Published May 2018 in Bilkent News.
We own it all. It is just to take and just to leave, because everything we take is ours on sight. This is how we seem to have come to think, which is bewildering: we own only what we are handed arbitrarily, what is assigned to us by virtue of birth, or achievement, or death and inheritance. When we look at what we make of guilt and justice, owning means nothing at all.
The common notion of ownership depends directly on control. We see this in the disowning of disobedient children: recognizing that we no longer control their acts and thoughts, we announce that they have passed beyond our ownership. Theft is the removal of the object of control from the influence of the previous owner; it may describe a great variety of infractions, ranging from eloping with a person’s daughter to pocketing their wallet. It also refers to the forcible removal of conceptual or societal valuables: rape is essentially an assault on the other person’s dignity, which is an entirely social concept; the reaction of a community to rape evinces its core values, its means of control over people who must stay together to fulfill a common aim. If the punishment centers around the loss of female virginity, the community has chosen the chastity of a female object as some sort of social currency, a representation of status or goodness that must be protected to conserve the social standing of the woman and all those associated with her; if the focus is on the brutality of the act, the community has likely espoused integrity of body as a virtue, seeking to punish violation rather than sexual interaction, prioritizing assault over lechery. In both situations, the victim and their family suffer the loss of socially and individually valuable possessions; there is no way to restore what has been stolen unless the community provides some recognized means of retribution, such as an honor killing.
Because people continue to assign the ownership of an item to the first person to claim it (or to obtain it in a socially recognized way, such as through purchase), theft is considered unlawful even though the thief controls the object he has taken. Appeals to the law do not heal social wounds; in communities that so prize honor and virtue, restitution is sought in familiar and independent ways, such as an assault on a rival faction in response to an insult that steals from the victim’s social power. The law does, however, act as a deterrent, and it attempts to provide emotional compensation by making the thief suffer in some manner, be it by a prison sentence or the loss of a limb, that equals the victim’s perceived grievance. It is interesting that if the accused pays the judge a certain sum to lighten his sentence, it is seen as a corrupt or unjust act, when he actually has himself satisfied the law by giving up a measure of his possessions sufficient to sway the opinion of a third party, and to match the loss of his victim. The problem with this sort of bribery is not that the victim is not paid directly, since no legal penalty has any benefit to the aggrieved other than some emotional satisfaction; the real problem is that the payment of a bribe is not as severe a deterrent as its alternatives could be. Common justice provides security and revenge; it does not try to be fair.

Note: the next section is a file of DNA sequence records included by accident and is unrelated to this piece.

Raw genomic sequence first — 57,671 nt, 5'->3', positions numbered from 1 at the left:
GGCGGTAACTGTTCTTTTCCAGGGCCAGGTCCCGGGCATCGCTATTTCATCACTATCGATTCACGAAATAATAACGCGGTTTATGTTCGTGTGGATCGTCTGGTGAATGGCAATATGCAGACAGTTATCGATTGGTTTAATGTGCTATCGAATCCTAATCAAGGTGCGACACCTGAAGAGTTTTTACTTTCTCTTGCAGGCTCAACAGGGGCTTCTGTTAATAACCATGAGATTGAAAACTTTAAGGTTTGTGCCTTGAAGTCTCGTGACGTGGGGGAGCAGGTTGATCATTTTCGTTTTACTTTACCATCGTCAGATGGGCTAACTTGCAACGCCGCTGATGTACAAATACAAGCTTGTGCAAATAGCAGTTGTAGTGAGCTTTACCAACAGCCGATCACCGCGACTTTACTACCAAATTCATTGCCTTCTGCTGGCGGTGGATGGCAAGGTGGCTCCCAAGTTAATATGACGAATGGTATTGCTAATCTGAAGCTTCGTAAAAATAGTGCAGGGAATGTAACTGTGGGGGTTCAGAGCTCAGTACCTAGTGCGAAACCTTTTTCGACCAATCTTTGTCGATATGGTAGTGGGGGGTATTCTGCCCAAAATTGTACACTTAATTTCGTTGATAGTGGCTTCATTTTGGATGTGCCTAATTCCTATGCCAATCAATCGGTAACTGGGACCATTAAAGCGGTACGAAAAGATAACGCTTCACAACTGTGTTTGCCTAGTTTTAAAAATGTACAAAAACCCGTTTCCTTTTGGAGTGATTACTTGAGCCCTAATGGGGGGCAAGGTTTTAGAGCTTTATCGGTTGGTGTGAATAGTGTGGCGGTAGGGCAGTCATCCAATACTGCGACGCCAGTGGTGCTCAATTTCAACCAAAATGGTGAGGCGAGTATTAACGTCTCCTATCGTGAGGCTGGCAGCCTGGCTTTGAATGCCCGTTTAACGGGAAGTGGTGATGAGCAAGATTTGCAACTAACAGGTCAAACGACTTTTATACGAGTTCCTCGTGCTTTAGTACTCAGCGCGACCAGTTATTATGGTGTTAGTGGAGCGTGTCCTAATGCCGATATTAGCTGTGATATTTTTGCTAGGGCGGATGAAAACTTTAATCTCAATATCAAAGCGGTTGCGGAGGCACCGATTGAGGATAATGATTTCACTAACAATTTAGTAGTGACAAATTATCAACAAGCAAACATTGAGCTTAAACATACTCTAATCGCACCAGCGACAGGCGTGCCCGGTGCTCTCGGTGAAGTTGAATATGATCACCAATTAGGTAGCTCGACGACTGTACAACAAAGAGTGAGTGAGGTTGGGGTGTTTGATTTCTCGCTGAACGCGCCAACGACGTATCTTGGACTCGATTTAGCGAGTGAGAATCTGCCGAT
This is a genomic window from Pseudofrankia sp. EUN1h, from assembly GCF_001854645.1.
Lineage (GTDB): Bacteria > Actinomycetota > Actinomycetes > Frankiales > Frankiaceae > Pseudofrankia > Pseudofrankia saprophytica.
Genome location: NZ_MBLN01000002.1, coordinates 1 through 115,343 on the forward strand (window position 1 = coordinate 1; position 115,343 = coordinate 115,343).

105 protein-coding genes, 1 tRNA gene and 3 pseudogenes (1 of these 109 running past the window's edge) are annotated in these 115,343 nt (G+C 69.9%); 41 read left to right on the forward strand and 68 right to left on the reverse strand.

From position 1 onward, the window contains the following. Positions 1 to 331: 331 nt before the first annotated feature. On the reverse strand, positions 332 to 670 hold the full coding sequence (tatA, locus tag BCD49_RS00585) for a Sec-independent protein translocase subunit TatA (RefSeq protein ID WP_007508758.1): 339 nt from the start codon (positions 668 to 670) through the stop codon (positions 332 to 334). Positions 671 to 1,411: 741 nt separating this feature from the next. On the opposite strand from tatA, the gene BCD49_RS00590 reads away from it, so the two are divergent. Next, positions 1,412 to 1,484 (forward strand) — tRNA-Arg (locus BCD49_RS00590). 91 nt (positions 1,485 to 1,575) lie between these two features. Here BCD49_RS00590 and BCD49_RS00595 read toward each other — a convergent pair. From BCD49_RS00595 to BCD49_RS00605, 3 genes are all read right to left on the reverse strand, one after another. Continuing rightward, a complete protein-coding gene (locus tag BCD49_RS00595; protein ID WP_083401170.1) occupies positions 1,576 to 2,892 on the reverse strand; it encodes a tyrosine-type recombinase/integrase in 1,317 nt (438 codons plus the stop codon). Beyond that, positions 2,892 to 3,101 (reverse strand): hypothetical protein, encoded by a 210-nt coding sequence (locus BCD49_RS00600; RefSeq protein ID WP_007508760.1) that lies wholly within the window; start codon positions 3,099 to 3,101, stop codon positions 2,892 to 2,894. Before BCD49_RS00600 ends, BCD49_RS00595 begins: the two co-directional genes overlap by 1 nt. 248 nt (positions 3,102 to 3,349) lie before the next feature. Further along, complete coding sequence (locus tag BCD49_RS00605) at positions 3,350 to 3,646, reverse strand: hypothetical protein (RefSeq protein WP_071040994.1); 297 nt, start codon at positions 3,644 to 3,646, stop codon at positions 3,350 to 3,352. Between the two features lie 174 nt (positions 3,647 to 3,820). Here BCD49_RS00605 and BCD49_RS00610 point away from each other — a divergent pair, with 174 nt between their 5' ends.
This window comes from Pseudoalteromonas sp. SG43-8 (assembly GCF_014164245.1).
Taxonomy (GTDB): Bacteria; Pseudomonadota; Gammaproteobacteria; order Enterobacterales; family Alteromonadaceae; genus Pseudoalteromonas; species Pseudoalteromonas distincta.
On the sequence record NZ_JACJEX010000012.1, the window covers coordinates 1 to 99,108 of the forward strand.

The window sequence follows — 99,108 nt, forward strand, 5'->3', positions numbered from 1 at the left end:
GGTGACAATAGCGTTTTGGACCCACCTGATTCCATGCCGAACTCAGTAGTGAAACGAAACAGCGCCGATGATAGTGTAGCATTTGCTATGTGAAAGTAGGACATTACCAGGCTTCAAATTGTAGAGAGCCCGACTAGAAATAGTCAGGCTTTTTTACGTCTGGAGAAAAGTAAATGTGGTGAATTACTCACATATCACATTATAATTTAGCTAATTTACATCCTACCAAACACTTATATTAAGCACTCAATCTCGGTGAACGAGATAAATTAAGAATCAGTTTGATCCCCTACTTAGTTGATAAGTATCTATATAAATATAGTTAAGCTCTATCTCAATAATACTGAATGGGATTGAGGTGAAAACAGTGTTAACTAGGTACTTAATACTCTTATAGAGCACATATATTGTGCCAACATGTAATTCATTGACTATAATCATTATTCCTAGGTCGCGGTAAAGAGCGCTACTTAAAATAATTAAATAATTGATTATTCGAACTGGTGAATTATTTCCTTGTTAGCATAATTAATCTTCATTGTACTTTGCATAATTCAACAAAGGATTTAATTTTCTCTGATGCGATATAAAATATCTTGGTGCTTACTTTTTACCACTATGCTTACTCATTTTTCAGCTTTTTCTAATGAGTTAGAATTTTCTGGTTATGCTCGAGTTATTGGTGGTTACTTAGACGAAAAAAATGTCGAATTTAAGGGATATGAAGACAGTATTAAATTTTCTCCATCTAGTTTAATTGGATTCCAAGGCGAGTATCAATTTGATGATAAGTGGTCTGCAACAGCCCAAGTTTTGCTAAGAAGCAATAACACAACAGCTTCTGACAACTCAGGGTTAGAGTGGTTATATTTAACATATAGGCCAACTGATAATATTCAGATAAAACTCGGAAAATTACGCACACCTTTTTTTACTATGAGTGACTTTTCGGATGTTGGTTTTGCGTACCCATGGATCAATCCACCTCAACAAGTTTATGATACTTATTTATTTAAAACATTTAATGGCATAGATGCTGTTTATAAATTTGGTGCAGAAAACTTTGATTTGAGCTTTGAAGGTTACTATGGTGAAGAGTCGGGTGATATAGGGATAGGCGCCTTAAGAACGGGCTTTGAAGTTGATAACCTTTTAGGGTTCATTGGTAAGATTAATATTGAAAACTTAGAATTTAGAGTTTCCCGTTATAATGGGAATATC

This is how things appear when looked at with a certain detachment. The reality of human life is different; people give up some ways of looking at things to be able to live in groups, where the safety and permanence of the social order is of paramount importance. The essence of social fairness is not retribution, but openness; it concerns the way in which one approaches others, how interactions proceed between individuals, because this is what makes a community what it is, and what drives personal and cultural development. Justice is born of the willingness to observe, neutrally, the acts and words of a person, and to use the data to better understand each new instance, to evaluate people based on who they are rather than on a strict set of personal principles. I think that this open sort of curiosity, the desire to become vulnerable and to invite vulnerability, is the nearest approximation of fairness; if applied correctly, carefully, it may be the only way to combat human arrogance.
I say this because if the sweetness of superiority is put aside for a moment, it quickly becomes clear that our species is not entitled to the lives or skins of any other just because it moved down a different evolutionary path. Here my original conception of justice becomes involved: instead of considering our mental capabilities justification for our natural atrocities, believing that our tools and thumbs give us the right to destroy whatever we please, we must move further down the conceptual road and realize that we cling to “ownership” because of an ancient drive to secure ourselves, to eat and drink and come to shelter before the next person does. This is an animal instinct, and a very understandable one, but the species we now harm due to our unchecked self-interest are in no way competition for our survival; we need not take what little they use. We can hurt them, but in fairness, looking with the naked eye, there is no reason to venture into their wilds, their lives, and even less reason to consider ourselves their masters as men, to so exploit any traveler meeker than we seem. The same social laws we use to protect weaker humans can easily be extended to the rest of the world, not because protection is a universal right, but because the eye of fairness begs us to do so, because we are no better or worse in our ocean of relative value than anything else on earth. We are neither masters nor heirs of nature, and need not pretend to carry power. The world cannot be owned, after all.